THOUSAND OAKS, Calif. (BP)–It didn’t happen this year, but there have been times when Hollywood depicted the true meaning of Christmas.
The 1977 Emmy-winning TV movie The Gathering starring Ed Asner and Maureen Stapleton. Focusing on a dying man’s efforts to reunite his family, this film reinforces the importance of family and presents positive Christian images; included are a believable prayer, the Scripture reading of Jesus’ birth and a child’s christening.
The Fourth Wiseman.. From Gateway Films/Vision Video, starring Martin Sheen, Alan Arkin and cameos by the leads’ offspring and other well-known personalities. Based on the Henry Van Dyke tale, a good magi seeks the birthplace of Jesus, but because of his duty to others, is delayed in the desert for 33 years, only to see (from afar) the Savior as he is being crucified. He spent his life searching for the Messiah in order to give valuable treasures, but one by one he sells his priceless gifts to help the needy.
Prancer. Sam Elliott, Rebecca Harrell, Cloris Leachman. A precocious 8-year-old cares for a wounded reindeer she believes is one of Santa’s flying helpers. Not just another film promoting the existence of Santa Claus, its theme is about believing in things unseen. Contains positive lessons about faith, family love (although the father is a bit of a grump — a no-nonsense farmer frustrated with financial problems and single-parenting — but we see his love for the children by film’s end), spiritual healing and doing what you believe is right. And there’s a respectful church scene featuring the singing of “How Great Thou Art.”
Miracle on 34th Street. The 1994 version with Richard Attenborough and Mara Wilson. A delight and a rarity, as it is one of the few worthwhile remakes. Full of laughter, poignancy and charm, it is noteworthy for containing both visual and verbal Christian metaphors and pointing out that Santa is a symbol. It briefly features a great visual: A cross lit in Christmas lights on the side of a building, centered in the screen with decorated trees outlining the tableau. What an image! It places the true meaning of the holiday at the center of the screen and the story. There’s even a Thanksgiving prayer — when is the last time you saw that in a Hollywood production? Although Edmund Gwenn and Natalie Wood have nothing to worry about, this newest “Miracle” is a delight. (The scene where Santa communicates with a little deaf girl is worth the rental price.)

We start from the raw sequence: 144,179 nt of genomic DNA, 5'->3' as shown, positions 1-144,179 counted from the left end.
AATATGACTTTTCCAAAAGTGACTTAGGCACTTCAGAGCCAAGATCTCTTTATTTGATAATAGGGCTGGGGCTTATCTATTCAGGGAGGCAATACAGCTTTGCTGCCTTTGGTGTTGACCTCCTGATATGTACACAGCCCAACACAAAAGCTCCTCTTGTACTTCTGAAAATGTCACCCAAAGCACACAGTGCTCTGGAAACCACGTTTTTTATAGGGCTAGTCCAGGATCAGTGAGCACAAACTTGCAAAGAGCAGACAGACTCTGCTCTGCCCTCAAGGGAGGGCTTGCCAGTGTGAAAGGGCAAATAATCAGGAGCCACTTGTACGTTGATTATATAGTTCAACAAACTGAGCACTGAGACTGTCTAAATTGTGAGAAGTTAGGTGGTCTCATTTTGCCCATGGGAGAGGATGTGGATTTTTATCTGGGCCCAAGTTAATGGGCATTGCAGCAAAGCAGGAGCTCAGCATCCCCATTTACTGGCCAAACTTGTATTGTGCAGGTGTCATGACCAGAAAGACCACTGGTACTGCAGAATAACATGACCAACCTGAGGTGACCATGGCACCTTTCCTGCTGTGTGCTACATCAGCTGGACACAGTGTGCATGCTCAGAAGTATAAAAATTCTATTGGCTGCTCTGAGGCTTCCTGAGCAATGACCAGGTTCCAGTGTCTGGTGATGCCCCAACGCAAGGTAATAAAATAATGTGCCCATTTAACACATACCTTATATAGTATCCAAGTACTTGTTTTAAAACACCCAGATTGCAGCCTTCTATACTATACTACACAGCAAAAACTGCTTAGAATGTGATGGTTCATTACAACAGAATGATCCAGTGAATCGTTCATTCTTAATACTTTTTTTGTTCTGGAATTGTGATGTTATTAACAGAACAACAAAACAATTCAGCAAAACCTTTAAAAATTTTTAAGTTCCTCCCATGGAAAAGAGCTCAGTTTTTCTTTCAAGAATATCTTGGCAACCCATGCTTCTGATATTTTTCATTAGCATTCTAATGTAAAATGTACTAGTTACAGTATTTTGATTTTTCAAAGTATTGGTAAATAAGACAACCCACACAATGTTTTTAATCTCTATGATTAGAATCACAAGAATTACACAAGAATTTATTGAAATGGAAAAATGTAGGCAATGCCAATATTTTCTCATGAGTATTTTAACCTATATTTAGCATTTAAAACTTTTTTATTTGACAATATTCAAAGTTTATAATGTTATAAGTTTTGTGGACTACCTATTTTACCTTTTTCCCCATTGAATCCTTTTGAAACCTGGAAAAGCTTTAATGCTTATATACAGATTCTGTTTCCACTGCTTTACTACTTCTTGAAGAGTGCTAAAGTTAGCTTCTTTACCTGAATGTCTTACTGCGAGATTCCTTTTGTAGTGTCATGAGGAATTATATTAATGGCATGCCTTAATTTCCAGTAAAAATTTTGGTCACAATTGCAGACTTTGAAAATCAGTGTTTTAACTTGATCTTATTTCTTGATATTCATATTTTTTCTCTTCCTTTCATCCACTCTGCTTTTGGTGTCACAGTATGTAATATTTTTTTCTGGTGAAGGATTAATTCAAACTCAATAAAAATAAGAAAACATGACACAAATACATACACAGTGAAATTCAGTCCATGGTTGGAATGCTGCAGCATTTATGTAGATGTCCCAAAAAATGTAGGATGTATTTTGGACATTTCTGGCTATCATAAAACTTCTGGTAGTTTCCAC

A Charlie Brown Christmas. A perfect animated tale by Charles Schultz with the “Peanuts” gang searching for the true meaning of Christmas. Great dialogue, charismatic voice performances and an award-winning jazzy score by Vince Guaraldi. One of the cartoonist’s beloved creations quotes from the gospel of Luke, proclaiming the Christ-child as the Messiah.
It’s a Wonderful Life. George Bailey wishes he had never been born. When the angel Clarence grants him that wish, George is able to see what life would have been like for his relatives and friends had he not been around. While no one calls upon the name of Jesus, it is full of Christian symbolism. It reinforces the truism that our compassion and responsibility make a difference in the lives of others.
Also of note:
The Little Drummer Boy. An animated children’s fable about a bitter orphan transformed after seeing the Christ child. Lesson: Hatred is wrong. Ends with “Blessed are the pure in heart, for they shall see God.”
The Greatest Adventure — The Nativity.Hanna/Barbera. Animated.
The Night Before Christmas: And Best-Loved Yuletide Carols. Rabbit Ears Productions. Meryl Streep reads classic Christmas Eve tales with moving renditions of Christmas carols by George Winston, The Edwin Hawkins Singers and Christ Church Cathedral Choir set to breathtaking illustrations.
Three Godfathers — Western/parable. John Wayne, Pedro Armendariz and Harry Carey Jr. portray three outlaws who come across a dying woman and her newborn baby. The symbolism between the Christ child and this new foundling has a redemptive effect on the three bandits. Sincere performances, beautiful cinematography and the skillful direction of John Ford highlight this insightful western.
Cotton Patch Gospel. A musical comedy/drama placing the Gospel of Matthew in modern-day Georgia, with Jesus being born in Gainesville. Funny, moving, inspirational, with lively music by the late Harry Chapin. Although not a traditional holiday-themed entry, it puts the spotlight on the life of the one born on Christmas day. Ask your Christian bookstore to order it from Bridgestone Production Group.
Boatwright reviews films from a Christian perspective. For more information about his service, go to www.moviereporter.com.